It is spring at last! After a winter that at times seemed to stretch on and on, we are all eager to drag out the hoses, scrape away the winter duff, and begin greening our battered lawns and gardens, are we not? It is understandably tempting, but there are a few things to keep in mind as you prepare to coax your lawn or garden into life. Early spring is an essential period to consider the importance of water saving practices and how to minimize run-off. In this article I am going to discuss why water-wise gardening and minimizing run-off are important for clean water and offer three tips to get you started.
First, while last fall’s litter-mulch may not be as exciting as fresh new growth, it is important to use caution so that you don’t remove litter-mulch at a time when the soil and young plants still benefit from it. Keeping a layer of mulch on soil is a vital strategy for avoiding precious topsoil run-off at a time of year when the soil is uniquely vulnerable to erosion. Rain exacts the equivalent force of a hammer-blow to the soil, which makes it easy for a few spring rains to wreak havoc on unprotected garden areas. A protective layer of mulch acts as a softening blanket over the spring soil, helping to prevent the force of rain from washing soil away and adding to stormwater runoff. Mulch also has the added benefit of holding existing moisture in, which reduces the need for watering during dry spells by helping to regulate the soil moisture level. This is especially important for the spring of 2021. After a lower-than-average snowpack for much of the state, and an earlier than-average warm up, we are experiencing drier conditions. The safest guideline for winter mulch removal is based on the final frost date-- the average date for the last frost in your region-- since a hard spring frost can severely damage young plants.
Another long-term consideration to avoid spring run-off is to cultivate perennial ground-covers. At a time of year when annuals are still in their seed state, or tucked away in greenhouses preparing to emerge grown and ready, perennials are the superheroes we depend upon. It is true that many ground cover perennials are not leafed-out yet, with the exception of evergreens. Nonetheless, they are still powerfully engaged in the process of taking up water from the newly-thawing soil and therefore actively aiding to reduce water run-off and the potential for sediment pollution. To reduce run-off consider planting perennial ground cover in your garden this year. There are many to choose from such as Canada anemone (Anemone canadensis), Dutchman’s breeches (Dicentra cucullaria), wild geranium (Geranium maculatum), prairie smoke (Geum triflorum), and spotted beebalm (Monarda punctata). With so many wonderful options, native or otherwise, there is sure to be a plant you will enjoy and which will help protect your garden from erosion.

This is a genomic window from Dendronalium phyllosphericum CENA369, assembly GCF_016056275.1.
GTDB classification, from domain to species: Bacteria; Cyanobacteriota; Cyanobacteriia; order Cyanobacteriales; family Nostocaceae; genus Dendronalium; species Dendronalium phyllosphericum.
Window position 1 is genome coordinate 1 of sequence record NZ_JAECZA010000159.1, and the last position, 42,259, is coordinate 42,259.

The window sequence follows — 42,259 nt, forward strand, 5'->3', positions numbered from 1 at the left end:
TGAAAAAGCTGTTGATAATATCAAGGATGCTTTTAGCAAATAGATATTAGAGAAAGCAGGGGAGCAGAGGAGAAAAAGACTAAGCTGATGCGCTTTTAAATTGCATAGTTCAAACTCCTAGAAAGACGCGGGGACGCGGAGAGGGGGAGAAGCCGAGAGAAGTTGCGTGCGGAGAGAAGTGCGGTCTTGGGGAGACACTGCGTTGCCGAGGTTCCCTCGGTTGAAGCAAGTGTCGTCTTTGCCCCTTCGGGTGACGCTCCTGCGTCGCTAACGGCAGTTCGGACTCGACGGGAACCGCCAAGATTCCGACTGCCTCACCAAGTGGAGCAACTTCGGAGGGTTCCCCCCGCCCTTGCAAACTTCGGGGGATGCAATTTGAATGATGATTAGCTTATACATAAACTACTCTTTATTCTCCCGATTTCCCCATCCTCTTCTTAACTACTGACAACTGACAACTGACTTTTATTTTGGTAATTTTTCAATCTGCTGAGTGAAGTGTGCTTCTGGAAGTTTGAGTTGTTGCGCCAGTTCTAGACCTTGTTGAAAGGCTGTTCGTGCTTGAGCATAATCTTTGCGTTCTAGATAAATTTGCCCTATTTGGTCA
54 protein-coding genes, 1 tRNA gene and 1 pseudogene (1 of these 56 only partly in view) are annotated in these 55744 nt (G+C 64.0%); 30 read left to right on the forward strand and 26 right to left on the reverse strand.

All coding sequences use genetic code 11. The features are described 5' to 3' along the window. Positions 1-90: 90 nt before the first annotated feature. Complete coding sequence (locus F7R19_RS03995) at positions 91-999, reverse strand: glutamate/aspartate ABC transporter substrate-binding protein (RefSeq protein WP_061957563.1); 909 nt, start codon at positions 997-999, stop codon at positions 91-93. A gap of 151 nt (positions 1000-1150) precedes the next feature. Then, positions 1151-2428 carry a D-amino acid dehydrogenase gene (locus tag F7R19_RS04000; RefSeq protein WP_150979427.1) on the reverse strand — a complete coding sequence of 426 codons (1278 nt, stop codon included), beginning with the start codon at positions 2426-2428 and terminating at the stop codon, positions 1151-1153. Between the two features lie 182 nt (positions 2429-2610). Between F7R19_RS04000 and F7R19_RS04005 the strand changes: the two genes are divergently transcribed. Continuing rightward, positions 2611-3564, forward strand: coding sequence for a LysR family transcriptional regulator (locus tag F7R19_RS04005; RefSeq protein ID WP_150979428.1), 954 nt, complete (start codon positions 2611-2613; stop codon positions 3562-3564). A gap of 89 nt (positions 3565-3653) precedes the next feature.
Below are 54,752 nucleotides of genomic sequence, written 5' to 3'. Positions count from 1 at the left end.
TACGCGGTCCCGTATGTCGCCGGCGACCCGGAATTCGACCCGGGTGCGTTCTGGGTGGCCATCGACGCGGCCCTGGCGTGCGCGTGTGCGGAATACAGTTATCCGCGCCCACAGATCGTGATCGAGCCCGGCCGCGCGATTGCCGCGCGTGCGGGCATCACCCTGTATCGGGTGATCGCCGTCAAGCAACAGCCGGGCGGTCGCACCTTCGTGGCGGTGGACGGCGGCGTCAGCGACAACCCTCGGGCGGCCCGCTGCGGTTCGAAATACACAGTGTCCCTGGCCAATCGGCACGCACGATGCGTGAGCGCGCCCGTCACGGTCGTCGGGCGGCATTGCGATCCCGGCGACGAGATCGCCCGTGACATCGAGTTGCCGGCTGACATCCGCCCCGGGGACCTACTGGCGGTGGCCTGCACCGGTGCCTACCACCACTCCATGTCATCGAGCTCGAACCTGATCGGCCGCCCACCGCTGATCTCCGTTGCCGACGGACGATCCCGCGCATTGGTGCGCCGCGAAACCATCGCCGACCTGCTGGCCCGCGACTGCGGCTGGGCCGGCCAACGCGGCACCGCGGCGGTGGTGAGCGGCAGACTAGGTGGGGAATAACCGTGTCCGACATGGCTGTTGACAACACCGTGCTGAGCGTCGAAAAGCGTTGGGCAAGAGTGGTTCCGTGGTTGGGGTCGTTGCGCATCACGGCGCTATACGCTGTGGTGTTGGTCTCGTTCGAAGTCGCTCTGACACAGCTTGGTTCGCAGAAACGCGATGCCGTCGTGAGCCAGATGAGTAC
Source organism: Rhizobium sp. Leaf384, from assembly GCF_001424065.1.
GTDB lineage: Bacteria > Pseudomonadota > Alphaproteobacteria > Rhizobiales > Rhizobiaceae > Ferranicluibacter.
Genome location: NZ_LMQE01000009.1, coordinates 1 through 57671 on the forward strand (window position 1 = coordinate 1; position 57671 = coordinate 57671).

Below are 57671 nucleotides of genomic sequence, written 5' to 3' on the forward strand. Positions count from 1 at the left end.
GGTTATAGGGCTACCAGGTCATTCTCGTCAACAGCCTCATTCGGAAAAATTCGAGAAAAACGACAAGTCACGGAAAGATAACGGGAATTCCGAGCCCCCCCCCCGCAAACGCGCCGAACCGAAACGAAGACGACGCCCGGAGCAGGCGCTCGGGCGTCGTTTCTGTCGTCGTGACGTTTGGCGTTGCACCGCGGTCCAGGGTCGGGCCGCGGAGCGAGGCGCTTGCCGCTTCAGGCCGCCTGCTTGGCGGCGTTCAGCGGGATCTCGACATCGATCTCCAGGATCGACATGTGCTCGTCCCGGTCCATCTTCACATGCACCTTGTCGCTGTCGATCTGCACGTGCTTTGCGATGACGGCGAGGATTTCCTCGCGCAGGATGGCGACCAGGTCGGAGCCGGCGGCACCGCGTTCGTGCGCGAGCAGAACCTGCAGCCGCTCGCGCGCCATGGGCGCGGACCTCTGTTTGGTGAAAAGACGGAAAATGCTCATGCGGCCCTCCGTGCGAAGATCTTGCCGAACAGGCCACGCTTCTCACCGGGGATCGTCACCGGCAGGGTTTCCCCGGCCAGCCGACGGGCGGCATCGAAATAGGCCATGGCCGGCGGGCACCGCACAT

Lastly, consider investing in a rain barrel. A rain barrel is one of those handy garden additions that once you have installed one, you’ll never understand how you lived so long without it. With thousands of gallons of rain falling on our roofs every year, a rain barrel is a great opportunity to reduce the effect of water pollution through unnecessary run-off and conserve it for the time and locations you need it most. Keeping a rain barrel allows you to conserve rainwater and slowly water areas that otherwise may have been blasted with the excess water pouring off your roof. You can also spread out the benefits of a good rain on container plants on your patio or under awnings that may otherwise have been missed. Rainwater, naturally, has not been treated and should not be used on edible portions of your garden. Using saved rain water on your yard and ornamental garden is a great water-wise practice-- one with many advantages, including healthier water for all. You can find your own rain barrel through The Recycling Association of Minnesota, which sells them online at RecycleMinnesota.org, or at many local gardening stores.
As you continue into the delight that is springtime in the North, I wish you all a water-wise and healthy journey into the most exciting of gardening periods. I hope my three tips-- keeping your spring soil covered with mulch, cultivating perennial ground covers, and using a rain barrel-- help you as we all work to create healthier water in our communities and waterwise lawns and gardens.
Krystal Morley joined the Master Gardener Volunteer Program in Ramsey County as an intern in 2020. She lives in St. Paul with her speckled sussex hen, Mrs. Bennett, as well as with her partner and eight year old son.